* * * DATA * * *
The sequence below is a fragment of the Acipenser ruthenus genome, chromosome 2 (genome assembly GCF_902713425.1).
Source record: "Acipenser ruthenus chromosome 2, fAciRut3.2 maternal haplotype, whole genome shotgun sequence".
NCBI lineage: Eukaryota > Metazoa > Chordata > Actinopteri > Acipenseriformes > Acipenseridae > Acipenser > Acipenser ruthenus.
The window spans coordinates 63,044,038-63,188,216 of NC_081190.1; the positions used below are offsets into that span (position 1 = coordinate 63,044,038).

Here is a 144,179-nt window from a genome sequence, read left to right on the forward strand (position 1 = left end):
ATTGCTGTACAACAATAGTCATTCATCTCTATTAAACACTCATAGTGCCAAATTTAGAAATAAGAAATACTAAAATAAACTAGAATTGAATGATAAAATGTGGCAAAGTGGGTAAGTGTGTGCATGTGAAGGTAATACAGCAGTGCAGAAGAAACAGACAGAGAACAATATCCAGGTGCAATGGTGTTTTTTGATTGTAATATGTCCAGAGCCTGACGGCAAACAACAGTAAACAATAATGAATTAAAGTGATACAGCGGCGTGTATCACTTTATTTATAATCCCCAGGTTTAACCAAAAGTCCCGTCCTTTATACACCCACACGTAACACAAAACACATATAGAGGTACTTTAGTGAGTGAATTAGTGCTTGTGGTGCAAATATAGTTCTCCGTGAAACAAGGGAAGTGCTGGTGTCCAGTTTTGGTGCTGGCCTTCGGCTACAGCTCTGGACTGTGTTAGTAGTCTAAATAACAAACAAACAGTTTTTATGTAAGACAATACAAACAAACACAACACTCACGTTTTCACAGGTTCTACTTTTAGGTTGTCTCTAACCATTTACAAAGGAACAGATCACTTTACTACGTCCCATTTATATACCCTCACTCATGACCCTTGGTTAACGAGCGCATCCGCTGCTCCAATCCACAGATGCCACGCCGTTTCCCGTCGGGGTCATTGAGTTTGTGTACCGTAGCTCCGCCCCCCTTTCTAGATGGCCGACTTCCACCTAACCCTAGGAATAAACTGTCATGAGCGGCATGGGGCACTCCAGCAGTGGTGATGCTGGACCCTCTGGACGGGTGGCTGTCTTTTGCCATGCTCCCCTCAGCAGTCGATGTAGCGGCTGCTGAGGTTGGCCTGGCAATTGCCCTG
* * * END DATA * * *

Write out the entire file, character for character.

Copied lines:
The sequence below is a fragment of the Acipenser ruthenus genome, chromosome 2 (genome assembly GCF_902713425.1).
Source record: "Acipenser ruthenus chromosome 2, fAciRut3.2 maternal haplotype, whole genome shotgun sequence".
NCBI lineage: Eukaryota > Metazoa > Chordata > Actinopteri > Acipenseriformes > Acipenseridae > Acipenser > Acipenser ruthenus.
The window spans coordinates 63,044,038-63,188,216 of NC_081190.1; the positions used below are offsets into that span (position 1 = coordinate 63,044,038).

Here is a 144,179-nt window from a genome sequence, read left to right on the forward strand (position 1 = left end):
ATTGCTGTACAACAATAGTCATTCATCTCTATTAAACACTCATAGTGCCAAATTTAGAAATAAGAAATACTAAAATAAACTAGAATTGAATGATAAAATGTGGCAAAGTGGGTAAGTGTGTGCATGTGAAGGTAATACAGCAGTGCAGAAGAAACAGACAGAGAACAATATCCAGGTGCAATGGTGTTTTTTGATTGTAATATGTCCAGAGCCTGACGGCAAACAACAGTAAACAATAATGAATTAAAGTGATACAGCGGCGTGTATCACTTTATTTATAATCCCCAGGTTTAACCAAAAGTCCCGTCCTTTATACACCCACACGTAACACAAAACACATATAGAGGTACTTTAGTGAGTGAATTAGTGCTTGTGGTGCAAATATAGTTCTCCGTGAAACAAGGGAAGTGCTGGTGTCCAGTTTTGGTGCTGGCCTTCGGCTACAGCTCTGGACTGTGTTAGTAGTCTAAATAACAAACAAACAGTTTTTATGTAAGACAATACAAACAAACACAACACTCACGTTTTCACAGGTTCTACTTTTAGGTTGTCTCTAACCATTTACAAAGGAACAGATCACTTTACTACGTCCCATTTATATACCCTCACTCATGACCCTTGGTTAACGAGCGCATCCGCTGCTCCAATCCACAGATGCCACGCCGTTTCCCGTCGGGGTCATTGAGTTTGTGTACCGTAGCTCCGCCCCCCTTTCTAGATGGCCGACTTCCACCTAACCCTAGGAATAAACTGTCATGAGCGGCATGGGGCACTCCAGCAGTGGTGATGCTGGACCCTCTGGACGGGTGGCTGTCTTTTGCCATGCTCCCCTCAGCAGTCGATGTAGCGGCTGCTGAGGTTGGCCTGGCAATTGCCCTG